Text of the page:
What equipment are you currently using and how has your setup changed over the years? I’m a pack rat, so I don’t sell off my old equipment for the new like some guys do. So I have a working AE1, and an EOS pro body, and a lot of gadgets in between. I still love the 6x6 film format, and I don’t go long without just shooting some 35mm black and white film. With all the advancements over the years, most of my favourite things I’ve shot remain the low tech black and white shot on an old Canon AE1. How surprised would people be at how much work goes into images after shooting? I came up shooting film and I think the most valuable part of my experience as digital has become the norm, is that when shooting film your goal is to get the end result, or as close as you can get to it in camera. So my goal is still to shoot it and when it’s digital, aside from some RAW processing and sharpening, I’m not doing much to my images in the computer. There is a lot you can do to enhance after shooting but also a lot you can do to ruin the image. Less is more, right?

Right. Was glad to find out you were involved with On and 411VM. Can you tell us about some of your memories of that? How did you become involved? I randomly took a multimedia class while in school where I learned the program After Effects because I wanted to edit my photos with video for a project. Basically I learned to do pans of images like you see on the History Channel or whatever. I was visiting my friend Kirk Dianda while he was working on the first issue of ON one weekend and I showed him the project I was working on. He and Dag Yngvesson, who was in the office at the time looked at each other and then back at me, and said that what I was doing was exactly what they needed help with. Editing the old skate images and doing pans of them to edit into the stories. Basically busy work to them. It was being in the right place at the right time. I never thought I’d get work doing that kind of stuff, but I was lucky enough to be asked to help with what I think was one of the best things going on in skateboarding at that moment. It was so sick to be a fly on the wall as those guys put together some of those stories. Like listening to Natas [Kaupas] recount in his own words about his career. We went and filmed Wade Speyer drive his dump truck. We filmed an interview with Clyde Singleton where he refused to take off his Mexican wrestling mask. Sitting in the middle of the desert while Dag Yngvesson filmed the time-lapse intros. Hanging out with Wing Ko and asking him about working on early World videos. All priceless memories that I’ll cherish forever.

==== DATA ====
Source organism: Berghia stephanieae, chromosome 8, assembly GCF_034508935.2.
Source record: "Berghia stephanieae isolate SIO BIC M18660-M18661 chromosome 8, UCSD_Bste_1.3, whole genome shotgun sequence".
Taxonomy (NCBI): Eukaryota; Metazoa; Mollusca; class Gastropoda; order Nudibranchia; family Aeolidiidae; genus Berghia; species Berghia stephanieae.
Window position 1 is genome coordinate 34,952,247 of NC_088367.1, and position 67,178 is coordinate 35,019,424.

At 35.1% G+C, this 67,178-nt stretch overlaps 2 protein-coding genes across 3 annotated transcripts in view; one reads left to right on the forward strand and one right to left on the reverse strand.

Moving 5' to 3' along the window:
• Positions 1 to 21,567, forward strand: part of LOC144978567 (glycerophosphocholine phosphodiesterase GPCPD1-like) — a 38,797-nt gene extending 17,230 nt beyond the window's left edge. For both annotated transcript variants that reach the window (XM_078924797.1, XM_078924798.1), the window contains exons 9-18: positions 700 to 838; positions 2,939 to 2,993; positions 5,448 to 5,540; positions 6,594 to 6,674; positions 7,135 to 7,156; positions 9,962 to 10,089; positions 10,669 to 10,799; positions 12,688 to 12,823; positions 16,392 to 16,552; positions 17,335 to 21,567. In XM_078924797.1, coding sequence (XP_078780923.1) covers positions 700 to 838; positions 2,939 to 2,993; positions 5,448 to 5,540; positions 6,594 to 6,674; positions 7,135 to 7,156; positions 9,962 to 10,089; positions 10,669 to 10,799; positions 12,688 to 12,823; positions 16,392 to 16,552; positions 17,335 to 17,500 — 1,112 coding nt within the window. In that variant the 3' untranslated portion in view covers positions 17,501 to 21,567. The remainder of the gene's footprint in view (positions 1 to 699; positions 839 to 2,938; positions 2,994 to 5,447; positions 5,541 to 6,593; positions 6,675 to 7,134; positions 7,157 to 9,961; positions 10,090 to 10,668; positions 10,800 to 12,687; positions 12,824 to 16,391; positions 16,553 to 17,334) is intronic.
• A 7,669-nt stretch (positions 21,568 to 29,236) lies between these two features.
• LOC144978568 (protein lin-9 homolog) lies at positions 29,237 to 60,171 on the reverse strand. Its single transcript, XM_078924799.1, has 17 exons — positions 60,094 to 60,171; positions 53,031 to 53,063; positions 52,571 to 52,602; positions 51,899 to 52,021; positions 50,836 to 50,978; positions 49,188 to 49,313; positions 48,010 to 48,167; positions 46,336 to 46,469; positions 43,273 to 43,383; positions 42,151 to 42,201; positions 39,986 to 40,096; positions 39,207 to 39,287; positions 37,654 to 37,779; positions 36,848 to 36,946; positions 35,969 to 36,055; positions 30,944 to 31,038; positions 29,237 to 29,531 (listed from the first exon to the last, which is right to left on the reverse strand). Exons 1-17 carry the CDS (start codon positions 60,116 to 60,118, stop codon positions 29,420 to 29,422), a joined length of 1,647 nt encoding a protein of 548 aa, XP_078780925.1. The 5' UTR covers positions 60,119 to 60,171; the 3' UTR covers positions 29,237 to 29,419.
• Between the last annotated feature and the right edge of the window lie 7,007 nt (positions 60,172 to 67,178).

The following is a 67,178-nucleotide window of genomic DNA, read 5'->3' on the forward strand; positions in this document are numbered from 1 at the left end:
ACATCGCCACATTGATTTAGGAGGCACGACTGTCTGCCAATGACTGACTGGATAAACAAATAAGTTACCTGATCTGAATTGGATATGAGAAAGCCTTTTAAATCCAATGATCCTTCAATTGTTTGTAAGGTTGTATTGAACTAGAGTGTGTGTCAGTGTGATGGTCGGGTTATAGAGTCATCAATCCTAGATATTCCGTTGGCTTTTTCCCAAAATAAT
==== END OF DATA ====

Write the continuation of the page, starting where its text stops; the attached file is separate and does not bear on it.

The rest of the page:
Greyson Fletcher Noseblunt

Danny Brady Tailslide

Who has mentored or influenced your photography over the years?

Which skateboarders have you been fond of shooting over the years and why?